cover image Woman Who Walked on Water

Woman Who Walked on Water

Lily Tuck. Riverhead Books, $21 (241pp) ISBN 978-1-57322-021-7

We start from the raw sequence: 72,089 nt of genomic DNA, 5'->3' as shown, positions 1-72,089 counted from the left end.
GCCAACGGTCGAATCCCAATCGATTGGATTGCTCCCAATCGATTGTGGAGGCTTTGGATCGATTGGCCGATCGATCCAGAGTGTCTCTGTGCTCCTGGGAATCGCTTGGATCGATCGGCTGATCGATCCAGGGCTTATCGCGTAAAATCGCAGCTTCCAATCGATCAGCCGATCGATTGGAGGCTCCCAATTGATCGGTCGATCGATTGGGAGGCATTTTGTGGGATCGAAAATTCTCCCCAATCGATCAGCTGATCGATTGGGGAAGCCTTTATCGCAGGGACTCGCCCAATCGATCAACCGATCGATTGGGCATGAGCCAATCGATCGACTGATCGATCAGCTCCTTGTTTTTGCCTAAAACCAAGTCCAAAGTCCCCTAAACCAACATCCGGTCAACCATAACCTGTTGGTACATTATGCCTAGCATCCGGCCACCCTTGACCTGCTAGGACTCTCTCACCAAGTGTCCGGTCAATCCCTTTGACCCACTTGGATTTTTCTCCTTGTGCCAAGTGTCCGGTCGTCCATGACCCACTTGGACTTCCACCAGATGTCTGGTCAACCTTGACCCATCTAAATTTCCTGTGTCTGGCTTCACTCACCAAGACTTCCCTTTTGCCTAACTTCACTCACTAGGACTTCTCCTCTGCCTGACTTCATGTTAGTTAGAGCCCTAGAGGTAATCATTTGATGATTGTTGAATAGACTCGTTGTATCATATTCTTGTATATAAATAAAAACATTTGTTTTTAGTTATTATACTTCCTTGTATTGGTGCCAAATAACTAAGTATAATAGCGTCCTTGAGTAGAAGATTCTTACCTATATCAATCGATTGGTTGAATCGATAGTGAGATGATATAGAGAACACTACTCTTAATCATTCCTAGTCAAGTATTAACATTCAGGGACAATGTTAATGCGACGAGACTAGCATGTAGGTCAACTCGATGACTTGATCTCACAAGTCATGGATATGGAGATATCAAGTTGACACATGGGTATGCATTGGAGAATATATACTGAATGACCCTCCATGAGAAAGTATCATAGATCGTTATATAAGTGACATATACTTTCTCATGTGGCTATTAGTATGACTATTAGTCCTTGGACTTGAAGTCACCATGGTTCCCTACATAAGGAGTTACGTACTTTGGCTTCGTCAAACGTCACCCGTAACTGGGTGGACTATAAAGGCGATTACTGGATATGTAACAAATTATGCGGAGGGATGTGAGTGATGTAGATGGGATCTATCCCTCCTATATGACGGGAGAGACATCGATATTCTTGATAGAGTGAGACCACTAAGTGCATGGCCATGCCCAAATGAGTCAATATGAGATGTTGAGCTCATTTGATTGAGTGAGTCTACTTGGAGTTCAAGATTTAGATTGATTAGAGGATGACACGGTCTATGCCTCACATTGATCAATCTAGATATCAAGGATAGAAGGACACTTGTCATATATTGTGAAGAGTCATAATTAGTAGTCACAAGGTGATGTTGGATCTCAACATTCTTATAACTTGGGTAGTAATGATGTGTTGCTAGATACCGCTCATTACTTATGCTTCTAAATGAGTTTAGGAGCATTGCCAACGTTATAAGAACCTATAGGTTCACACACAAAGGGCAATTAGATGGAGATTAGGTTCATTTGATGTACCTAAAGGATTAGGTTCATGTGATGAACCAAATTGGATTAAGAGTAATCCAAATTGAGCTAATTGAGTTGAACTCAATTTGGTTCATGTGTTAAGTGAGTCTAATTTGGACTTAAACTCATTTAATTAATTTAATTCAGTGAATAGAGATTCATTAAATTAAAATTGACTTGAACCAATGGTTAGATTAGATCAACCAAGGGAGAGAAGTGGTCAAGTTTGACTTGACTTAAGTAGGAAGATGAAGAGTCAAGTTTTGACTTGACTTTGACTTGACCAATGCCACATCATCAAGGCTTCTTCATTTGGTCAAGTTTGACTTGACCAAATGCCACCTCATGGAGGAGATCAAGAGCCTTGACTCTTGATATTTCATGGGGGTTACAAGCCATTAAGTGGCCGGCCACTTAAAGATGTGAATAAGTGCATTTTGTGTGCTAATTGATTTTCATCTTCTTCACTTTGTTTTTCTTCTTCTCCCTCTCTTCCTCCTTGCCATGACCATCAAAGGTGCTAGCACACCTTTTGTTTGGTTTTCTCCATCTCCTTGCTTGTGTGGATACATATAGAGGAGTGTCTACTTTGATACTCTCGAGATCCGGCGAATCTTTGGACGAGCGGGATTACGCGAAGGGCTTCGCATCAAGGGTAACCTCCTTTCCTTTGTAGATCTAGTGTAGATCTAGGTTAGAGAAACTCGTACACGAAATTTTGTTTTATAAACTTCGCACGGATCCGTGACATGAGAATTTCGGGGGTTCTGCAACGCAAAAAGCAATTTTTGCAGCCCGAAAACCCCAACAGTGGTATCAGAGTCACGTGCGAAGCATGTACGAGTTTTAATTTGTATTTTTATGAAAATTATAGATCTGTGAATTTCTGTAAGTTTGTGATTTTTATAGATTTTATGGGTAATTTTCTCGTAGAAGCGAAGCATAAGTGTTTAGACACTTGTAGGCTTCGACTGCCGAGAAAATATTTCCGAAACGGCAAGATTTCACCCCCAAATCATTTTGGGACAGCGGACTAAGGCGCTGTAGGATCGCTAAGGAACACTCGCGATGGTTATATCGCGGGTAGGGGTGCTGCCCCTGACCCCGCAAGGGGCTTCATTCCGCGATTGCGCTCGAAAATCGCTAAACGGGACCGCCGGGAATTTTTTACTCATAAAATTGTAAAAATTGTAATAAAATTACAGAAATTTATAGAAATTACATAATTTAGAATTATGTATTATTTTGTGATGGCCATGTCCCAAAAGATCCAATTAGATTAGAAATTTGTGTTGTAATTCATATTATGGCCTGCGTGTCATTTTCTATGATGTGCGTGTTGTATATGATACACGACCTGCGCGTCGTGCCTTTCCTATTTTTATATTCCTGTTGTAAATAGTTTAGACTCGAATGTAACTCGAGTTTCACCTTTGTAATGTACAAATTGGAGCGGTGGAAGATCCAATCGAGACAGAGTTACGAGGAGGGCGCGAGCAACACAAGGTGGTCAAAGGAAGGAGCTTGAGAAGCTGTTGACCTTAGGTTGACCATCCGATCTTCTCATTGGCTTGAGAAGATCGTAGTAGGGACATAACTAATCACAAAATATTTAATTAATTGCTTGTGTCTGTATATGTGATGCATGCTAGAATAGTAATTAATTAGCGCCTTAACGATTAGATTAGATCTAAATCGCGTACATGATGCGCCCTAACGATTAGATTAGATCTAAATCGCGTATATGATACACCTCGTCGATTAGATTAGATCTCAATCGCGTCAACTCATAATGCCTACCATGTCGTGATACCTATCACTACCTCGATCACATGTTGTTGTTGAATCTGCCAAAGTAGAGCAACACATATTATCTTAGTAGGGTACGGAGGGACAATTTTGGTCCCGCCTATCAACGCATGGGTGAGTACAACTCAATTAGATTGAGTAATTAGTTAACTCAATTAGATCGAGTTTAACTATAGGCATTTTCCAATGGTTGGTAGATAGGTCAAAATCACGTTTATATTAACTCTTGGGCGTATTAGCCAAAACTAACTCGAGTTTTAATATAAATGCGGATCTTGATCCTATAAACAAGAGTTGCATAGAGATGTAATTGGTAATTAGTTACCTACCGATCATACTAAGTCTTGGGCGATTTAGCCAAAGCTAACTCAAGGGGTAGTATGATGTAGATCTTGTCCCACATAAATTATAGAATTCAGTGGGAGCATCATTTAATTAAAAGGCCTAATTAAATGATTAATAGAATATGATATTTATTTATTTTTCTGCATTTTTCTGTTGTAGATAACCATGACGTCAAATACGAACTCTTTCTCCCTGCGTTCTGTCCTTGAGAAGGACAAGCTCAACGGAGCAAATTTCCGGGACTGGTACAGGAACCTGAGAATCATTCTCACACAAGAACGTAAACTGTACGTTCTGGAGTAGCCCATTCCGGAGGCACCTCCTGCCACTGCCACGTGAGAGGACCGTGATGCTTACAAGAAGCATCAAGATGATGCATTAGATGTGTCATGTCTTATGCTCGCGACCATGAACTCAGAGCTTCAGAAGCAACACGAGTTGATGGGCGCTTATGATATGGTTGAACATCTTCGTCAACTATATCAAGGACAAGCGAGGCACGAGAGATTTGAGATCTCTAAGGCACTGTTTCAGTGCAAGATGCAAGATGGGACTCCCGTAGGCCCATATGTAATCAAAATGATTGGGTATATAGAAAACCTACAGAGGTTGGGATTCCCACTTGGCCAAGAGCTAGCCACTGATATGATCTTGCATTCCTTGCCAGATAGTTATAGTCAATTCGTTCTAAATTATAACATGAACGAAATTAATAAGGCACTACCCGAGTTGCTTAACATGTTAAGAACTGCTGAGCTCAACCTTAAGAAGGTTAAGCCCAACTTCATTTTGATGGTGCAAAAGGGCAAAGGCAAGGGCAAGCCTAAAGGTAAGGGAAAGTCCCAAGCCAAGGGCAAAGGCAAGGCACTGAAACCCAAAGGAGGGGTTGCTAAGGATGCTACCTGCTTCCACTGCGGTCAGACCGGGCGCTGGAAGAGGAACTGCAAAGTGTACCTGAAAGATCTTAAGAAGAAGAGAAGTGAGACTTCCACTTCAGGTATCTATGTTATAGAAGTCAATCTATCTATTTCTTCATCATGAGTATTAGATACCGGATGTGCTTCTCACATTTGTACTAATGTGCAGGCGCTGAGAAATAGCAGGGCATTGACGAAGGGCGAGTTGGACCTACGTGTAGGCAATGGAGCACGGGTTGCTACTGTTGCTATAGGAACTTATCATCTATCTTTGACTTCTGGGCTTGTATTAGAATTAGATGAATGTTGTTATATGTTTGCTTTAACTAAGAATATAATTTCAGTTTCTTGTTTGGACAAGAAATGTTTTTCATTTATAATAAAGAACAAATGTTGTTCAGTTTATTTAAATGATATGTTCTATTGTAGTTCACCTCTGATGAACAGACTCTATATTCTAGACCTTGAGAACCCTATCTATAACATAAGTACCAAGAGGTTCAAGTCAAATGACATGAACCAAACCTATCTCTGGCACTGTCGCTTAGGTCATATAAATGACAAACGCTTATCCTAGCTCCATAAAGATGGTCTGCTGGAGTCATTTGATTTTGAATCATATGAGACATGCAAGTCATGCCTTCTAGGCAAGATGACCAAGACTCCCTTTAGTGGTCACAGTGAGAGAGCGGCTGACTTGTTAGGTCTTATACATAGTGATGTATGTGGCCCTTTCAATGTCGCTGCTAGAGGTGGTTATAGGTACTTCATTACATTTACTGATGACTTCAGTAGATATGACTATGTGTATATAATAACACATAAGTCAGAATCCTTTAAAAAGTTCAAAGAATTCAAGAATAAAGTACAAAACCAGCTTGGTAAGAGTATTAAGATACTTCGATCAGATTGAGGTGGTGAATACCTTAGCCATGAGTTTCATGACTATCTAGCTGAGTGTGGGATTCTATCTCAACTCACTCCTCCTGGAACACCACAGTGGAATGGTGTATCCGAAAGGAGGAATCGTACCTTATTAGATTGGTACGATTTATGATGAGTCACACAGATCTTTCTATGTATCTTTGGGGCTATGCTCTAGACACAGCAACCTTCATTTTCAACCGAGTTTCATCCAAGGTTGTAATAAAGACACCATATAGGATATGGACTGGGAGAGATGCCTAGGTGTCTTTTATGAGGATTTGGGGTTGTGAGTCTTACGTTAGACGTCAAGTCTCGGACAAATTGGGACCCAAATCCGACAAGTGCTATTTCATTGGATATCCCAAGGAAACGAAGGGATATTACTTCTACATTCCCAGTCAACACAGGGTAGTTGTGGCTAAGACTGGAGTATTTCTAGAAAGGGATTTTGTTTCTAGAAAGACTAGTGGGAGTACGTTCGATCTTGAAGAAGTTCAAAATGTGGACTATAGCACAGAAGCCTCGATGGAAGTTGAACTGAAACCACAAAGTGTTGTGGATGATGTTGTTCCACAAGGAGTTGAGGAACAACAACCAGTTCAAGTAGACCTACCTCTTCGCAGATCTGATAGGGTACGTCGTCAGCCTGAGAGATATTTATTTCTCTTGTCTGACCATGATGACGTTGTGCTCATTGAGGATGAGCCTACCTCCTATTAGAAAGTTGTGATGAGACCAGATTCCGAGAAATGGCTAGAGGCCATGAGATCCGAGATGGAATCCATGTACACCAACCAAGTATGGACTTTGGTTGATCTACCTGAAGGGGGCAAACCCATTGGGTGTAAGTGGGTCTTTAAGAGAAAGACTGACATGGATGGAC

Again Tuck (Interviewing Matisse: or The Woman Who Died Standing Up) has taken stylistic risks and emerged triumphant. Her stark prose and allegory-inside-allegory narrative tug the reader, like an ancient Eastern conundrum, toward a ``realization which is beyond understanding.'' Adele is a Connecticut woman of style, spoiled and lucky, solipsistic in her youth, superstitious now. When she visits Chartres with her husband Howard and two children on the day of the airing of the sacra camisa, she meets an Indian guru, whom she thereafter refers to as ``Him,'' in the cathedral. That very day, Adele follows Him to Bombay, where she must learn to do nothing, forget everything. Her chameleon-like mentor gives her a room in His family-filled house but makes no promises, and as Adele lists sins and sheds habits and treasured objects, she moves toward an ascetic purity. He tells her she can't go back to her old life. Yet Adele does go back-to the beach resort her family has always frequented. An accomplished swimmer whose physicality often is part of her spirituality, Adele takes daring marathon swims far out in the Caribbean. The narrator, who has watched from the safety of the shore, is there on the day she doesn't return. Her husband is a material man who now grapples with his loss through incomprehensible dreams; the narrator, once an unheard listener, becomes the voice of enlightenment. This deftly and deceptively simple book is wondrously deep. (Mar.)